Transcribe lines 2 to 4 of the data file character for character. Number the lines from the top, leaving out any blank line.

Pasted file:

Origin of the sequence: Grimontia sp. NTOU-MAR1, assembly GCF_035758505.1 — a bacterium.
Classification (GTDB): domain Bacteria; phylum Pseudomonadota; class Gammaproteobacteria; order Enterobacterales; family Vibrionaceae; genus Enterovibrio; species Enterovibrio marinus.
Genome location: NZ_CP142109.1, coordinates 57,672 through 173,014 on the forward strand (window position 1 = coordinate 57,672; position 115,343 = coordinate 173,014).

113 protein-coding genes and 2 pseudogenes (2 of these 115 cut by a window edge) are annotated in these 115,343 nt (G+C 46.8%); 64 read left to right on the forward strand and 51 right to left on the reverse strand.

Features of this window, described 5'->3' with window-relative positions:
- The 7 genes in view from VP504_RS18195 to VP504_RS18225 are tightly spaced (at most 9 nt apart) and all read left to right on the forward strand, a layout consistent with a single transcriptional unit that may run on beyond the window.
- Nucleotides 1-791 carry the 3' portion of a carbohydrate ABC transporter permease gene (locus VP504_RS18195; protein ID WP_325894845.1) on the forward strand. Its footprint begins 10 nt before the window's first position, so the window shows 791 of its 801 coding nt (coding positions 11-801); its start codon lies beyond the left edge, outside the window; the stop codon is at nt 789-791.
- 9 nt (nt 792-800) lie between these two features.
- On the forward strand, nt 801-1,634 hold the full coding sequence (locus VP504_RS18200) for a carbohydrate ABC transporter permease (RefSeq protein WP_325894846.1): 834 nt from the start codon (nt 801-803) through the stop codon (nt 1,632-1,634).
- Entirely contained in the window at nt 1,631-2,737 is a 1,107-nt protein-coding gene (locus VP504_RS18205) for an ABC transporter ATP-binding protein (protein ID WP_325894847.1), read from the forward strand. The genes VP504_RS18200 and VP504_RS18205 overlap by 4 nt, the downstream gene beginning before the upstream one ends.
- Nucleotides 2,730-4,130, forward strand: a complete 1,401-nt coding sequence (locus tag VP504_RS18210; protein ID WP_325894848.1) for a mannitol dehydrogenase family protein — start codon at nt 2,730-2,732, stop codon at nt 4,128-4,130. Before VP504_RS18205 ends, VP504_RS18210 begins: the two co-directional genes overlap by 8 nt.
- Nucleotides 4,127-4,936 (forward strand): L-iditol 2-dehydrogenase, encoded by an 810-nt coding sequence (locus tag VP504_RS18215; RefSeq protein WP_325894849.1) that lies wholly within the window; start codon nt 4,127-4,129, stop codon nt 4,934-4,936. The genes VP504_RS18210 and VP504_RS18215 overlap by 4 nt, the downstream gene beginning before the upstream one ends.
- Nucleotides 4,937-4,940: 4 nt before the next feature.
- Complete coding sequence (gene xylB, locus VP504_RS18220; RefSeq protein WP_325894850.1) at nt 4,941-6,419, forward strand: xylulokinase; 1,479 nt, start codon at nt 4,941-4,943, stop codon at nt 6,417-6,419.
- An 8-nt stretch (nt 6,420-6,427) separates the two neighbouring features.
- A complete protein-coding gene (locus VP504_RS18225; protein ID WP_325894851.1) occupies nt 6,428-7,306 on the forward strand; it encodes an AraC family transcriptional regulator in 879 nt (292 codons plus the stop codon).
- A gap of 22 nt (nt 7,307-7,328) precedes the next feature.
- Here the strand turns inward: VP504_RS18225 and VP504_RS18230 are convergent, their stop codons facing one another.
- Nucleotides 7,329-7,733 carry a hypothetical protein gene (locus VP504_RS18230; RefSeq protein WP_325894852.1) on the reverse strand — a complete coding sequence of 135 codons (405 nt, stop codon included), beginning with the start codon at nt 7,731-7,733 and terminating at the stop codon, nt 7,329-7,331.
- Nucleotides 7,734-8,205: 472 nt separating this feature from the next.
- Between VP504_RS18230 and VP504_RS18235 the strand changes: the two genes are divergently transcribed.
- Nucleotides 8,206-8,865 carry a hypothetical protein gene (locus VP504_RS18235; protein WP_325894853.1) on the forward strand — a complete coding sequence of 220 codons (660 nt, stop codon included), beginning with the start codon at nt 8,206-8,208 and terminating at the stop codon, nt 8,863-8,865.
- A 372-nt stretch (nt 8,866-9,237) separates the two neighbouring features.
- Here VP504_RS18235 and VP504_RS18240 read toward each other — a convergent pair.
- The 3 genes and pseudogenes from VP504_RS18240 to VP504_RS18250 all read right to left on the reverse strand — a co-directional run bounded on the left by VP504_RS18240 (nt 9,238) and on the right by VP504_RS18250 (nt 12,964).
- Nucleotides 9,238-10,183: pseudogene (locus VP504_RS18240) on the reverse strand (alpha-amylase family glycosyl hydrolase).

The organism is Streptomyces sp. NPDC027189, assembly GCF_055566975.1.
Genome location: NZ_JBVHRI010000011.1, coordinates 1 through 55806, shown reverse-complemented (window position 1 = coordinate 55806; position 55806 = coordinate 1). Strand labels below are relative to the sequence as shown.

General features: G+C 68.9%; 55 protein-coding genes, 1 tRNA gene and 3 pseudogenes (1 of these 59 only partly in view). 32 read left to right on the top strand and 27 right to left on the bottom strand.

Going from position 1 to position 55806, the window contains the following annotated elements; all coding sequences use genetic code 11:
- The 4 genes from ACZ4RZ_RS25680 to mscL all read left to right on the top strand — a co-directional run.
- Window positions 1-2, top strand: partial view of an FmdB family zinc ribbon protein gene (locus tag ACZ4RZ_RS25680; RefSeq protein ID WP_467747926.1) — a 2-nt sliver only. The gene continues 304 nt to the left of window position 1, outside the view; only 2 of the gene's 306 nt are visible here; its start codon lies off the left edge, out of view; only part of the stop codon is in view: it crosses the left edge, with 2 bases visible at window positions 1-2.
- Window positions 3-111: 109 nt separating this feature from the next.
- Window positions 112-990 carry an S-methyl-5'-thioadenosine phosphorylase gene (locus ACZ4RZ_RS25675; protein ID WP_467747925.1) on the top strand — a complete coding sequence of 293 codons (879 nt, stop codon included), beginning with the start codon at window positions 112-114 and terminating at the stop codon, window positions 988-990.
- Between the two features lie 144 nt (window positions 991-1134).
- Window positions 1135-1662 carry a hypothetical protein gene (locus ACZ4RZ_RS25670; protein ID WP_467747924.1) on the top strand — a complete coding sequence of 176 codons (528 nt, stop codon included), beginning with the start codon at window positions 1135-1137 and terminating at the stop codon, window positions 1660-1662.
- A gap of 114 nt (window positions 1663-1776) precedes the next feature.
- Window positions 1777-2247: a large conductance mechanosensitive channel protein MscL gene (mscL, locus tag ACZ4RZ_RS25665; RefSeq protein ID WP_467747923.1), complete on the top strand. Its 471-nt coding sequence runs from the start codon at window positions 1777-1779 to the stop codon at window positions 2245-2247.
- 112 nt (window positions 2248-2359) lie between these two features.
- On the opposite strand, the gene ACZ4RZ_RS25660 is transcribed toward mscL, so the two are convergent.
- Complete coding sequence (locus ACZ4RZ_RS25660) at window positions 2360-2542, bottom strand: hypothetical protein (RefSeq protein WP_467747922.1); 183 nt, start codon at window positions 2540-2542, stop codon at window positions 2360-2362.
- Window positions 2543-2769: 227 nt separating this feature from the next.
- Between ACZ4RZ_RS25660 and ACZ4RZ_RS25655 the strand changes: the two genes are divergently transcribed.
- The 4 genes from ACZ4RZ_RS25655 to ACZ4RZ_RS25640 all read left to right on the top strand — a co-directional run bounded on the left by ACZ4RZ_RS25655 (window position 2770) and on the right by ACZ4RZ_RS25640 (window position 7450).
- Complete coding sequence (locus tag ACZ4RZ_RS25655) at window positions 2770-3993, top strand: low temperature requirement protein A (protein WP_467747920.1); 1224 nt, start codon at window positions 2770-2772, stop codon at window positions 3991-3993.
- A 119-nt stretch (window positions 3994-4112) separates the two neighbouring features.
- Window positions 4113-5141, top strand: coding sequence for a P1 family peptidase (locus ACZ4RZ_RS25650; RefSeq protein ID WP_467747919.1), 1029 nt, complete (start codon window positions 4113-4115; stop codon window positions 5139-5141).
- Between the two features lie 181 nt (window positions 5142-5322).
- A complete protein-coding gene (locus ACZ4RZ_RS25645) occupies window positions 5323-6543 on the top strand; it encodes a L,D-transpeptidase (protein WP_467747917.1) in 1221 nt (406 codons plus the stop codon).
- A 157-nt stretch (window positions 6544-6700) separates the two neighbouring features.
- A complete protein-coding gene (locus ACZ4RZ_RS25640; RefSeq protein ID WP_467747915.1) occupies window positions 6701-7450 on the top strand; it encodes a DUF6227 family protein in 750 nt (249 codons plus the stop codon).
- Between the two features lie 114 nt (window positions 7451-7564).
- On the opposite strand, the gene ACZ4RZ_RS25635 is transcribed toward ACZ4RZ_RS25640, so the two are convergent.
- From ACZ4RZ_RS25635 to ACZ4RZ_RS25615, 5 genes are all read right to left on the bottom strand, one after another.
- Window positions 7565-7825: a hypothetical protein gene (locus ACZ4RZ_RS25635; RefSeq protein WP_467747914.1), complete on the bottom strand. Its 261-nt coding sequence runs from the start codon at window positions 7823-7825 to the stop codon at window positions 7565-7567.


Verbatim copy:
Classification (GTDB): domain Bacteria; phylum Pseudomonadota; class Gammaproteobacteria; order Enterobacterales; family Vibrionaceae; genus Enterovibrio; species Enterovibrio marinus.
Genome location: NZ_CP142109.1, coordinates 57,672 through 173,014 on the forward strand (window position 1 = coordinate 57,672; position 115,343 = coordinate 173,014).

113 protein-coding genes and 2 pseudogenes (2 of these 115 cut by a window edge) are annotated in these 115,343 nt (G+C 46.8%); 64 read left to right on the forward strand and 51 right to left on the reverse strand.